This could have serious consequences, the follow-up questioner noted, as "Mass is not a prerequisite for receiving Communion. If it were, I and other extraordinary eucharistic ministers could not bring Communion to the shut-ins, the sick, the elderly, or the imprisoned."

I believe I did address the question at hand in the previous column, although it entailed explaining why I eschewed suggesting a clear minimum Mass requirement in order to receive Communion and also to fulfill Sunday obligation. Yet, our correspondent raises a valid point.

In preparing my original reply I had thought of mentioning Communion outside of Mass, but as the question was tailored to late arrival at Mass I considered it might confuse the issue and left it out. It appears that my hesitation has returned to haunt me.

It is necessary to distinguish Mass from other moments in which Communion is received. The Church provides two basic rites for receiving Communion outside of Mass. One is for those occasions when for some good reason Mass in unavailable but Communion is possible. The other is for bringing Communion to those who are unable to attend Mass due to age or infirmity.

Both rites have the same basic structure but differ in the prayers and texts provided.

This structure is: greeting; penitential rite; Liturgy of the Word; on some occasions homily and prayers of the faithful; Communion rite with the Our Father; sign of peace; "This is the Lamb of God ..." and its response "Lord, I am not worthy ..."; Communion; concluding prayer; and final blessing.

There are slight variations in the rite when presided by a priest, deacon or by an extraordinary minister of the Eucharist. The Liturgy of the Word may be extended or abbreviated according to pastoral needs with the possibility of using the same readings as at Mass or just reciting a brief verse from Scripture.

The question as to how much of this is required in order to receive Communion varies according to concrete situations. But when Communion is distributed because Mass is unavailable, then, in principle, those who wish to partake should attend the entire rite.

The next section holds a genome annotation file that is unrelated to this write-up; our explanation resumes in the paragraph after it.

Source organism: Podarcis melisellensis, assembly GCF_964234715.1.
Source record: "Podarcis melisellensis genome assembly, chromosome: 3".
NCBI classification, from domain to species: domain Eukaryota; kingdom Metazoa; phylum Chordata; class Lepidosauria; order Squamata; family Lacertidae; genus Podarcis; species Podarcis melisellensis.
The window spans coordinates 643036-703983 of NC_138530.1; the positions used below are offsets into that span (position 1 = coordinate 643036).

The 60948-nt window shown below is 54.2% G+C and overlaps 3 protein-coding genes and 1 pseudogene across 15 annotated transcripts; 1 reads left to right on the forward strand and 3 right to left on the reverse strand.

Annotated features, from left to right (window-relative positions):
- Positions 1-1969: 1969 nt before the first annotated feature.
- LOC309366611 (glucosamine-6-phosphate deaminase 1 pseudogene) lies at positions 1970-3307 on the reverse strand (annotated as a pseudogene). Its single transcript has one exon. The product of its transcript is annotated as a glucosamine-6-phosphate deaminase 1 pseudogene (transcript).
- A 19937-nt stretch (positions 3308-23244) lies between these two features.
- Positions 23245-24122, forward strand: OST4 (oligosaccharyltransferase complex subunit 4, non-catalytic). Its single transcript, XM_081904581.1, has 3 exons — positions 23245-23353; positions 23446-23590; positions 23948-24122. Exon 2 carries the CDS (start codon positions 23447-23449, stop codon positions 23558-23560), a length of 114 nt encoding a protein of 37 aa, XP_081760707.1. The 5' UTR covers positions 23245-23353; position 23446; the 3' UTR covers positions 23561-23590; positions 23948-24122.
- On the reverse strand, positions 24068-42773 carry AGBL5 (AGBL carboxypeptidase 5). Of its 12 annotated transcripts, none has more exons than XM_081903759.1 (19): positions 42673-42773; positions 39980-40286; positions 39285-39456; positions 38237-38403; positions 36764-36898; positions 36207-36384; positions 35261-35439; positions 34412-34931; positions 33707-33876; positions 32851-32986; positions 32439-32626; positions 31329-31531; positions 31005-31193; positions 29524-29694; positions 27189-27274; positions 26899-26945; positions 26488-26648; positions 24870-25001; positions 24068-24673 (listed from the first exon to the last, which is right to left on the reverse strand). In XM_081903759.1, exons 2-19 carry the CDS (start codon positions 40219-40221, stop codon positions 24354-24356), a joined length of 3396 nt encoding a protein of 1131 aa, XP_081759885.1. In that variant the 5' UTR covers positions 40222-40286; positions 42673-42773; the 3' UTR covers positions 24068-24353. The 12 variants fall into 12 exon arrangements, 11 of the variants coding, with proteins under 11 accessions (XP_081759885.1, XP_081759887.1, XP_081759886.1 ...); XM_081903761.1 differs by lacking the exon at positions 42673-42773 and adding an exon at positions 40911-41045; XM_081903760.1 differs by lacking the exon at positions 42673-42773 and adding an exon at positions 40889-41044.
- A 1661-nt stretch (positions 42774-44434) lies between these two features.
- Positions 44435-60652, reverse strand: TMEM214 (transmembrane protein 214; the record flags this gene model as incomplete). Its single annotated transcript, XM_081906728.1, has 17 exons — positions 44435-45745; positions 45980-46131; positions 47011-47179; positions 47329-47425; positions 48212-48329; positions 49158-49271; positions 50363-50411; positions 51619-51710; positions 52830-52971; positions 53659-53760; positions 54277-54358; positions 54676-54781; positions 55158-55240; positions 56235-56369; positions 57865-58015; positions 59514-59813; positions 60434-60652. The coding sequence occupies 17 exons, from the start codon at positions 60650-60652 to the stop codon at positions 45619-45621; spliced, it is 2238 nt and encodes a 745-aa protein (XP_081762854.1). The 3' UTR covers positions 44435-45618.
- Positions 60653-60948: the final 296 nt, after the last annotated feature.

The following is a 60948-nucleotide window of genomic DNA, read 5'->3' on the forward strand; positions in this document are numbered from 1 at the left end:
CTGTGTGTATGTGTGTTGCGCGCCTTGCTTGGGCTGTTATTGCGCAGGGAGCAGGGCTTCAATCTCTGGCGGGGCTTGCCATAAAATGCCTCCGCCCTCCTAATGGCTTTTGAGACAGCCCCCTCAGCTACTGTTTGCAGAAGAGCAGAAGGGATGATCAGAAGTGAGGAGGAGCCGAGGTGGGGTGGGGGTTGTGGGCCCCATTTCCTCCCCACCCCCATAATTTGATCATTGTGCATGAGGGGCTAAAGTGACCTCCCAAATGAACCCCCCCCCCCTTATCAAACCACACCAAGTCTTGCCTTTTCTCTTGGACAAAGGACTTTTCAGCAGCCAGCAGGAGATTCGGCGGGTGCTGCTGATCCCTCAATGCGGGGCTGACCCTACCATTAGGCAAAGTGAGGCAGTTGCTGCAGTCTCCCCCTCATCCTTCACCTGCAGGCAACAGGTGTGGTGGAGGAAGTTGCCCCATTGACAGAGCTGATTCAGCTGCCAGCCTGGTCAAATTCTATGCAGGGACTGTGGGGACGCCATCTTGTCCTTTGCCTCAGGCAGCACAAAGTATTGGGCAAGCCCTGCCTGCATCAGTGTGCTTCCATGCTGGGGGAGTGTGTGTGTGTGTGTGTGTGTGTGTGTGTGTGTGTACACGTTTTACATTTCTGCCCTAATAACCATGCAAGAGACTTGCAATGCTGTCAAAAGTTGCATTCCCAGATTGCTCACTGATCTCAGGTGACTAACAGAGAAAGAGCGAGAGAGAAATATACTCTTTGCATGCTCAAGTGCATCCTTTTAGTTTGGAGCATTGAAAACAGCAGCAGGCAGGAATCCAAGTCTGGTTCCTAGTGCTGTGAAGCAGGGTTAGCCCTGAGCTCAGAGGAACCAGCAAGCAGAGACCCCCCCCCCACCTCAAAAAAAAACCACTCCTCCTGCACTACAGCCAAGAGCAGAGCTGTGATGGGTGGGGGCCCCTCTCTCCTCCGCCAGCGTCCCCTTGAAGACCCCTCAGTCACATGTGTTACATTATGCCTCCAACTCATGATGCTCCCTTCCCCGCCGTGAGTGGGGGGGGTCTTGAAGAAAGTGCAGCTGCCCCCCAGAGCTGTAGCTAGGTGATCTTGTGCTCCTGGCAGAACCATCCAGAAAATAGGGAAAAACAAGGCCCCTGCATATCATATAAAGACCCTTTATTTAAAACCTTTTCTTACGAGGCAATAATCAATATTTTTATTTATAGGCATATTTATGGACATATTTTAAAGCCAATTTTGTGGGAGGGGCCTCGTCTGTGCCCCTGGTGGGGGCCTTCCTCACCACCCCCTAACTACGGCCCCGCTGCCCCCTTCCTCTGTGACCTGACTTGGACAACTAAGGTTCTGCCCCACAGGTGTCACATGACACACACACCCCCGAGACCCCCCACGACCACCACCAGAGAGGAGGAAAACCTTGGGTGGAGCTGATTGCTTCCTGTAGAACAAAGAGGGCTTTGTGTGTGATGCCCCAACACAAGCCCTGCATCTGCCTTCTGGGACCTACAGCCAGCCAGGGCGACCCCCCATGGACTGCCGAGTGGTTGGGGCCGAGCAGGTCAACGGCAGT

This would be the situation, for example, in parishes with no resident pastor and, usually, in prisons whenever it is possible to gather the inmates so as to form an assembly. Otherwise the rite may be carried out at each cell with a brief Liturgy of the Word, although the local ordinary may approve particular adaptations to special circumstances unforeseen in the liturgical books.

Communion to the sick, elderly or shut-ins presents a different pastoral situation, and the special circumstances allow for particular solutions. If possible the entire rite should be carried out each time, although the Liturgy of the Word may be abbreviated so as not to sap the strength of the weak.

When Communion is distributed to large numbers of infirm people living separately in hospitals, clinics, nursing homes, etc., the liturgy allows the minister to carry out an abbreviated rite reciting the antiphon "Oh Sacred Banquet" in the chapel or in the first room and distributing Communion in each room using just the formula "This is the Lamb of God..." and "Lord, I am not worthy." He recites the closing prayer in the last room or the chapel but omits the final blessing.

I consciously omit here any reference to bringing viaticum to the dying as this rite is usually united to the anointing of the sick and is the exclusive province of the priest.

The structure of Communion outside of Mass could also provide a guideline for those who strive to attend daily Mass (apart from Sunday Mass). While the principle of attending the entire Mass remains firm, one may be a little bit more flexible regarding reception of Communion on weekdays if it is impossible to arrive at the very beginning.

In these cases it is best to consult directly with the pastor as to the best means of proceeding in order to fulfill one's desire for Communion while respecting the dignity and sanctity of the sacrament.

Another interlocutor asked about the opposite end of Mass and if people may leave after receiving Communion.

The Mass ends with the dismissal, but as a mark of respect the faithful should wait until the priest has entered the sacristy and any final song has ended. Leaving after Communion does not allow us to thank God properly for the gift of his Son and also deprives us of the added grace of the concluding prayer and final blessing.

At times the members of the congregation resemble marathon hopefuls as they stampede toward the exit after Mass. In other circumstances, one wishes they would only get out sooner and not hang around chatting in the aisles. But that is a theme for another occasion.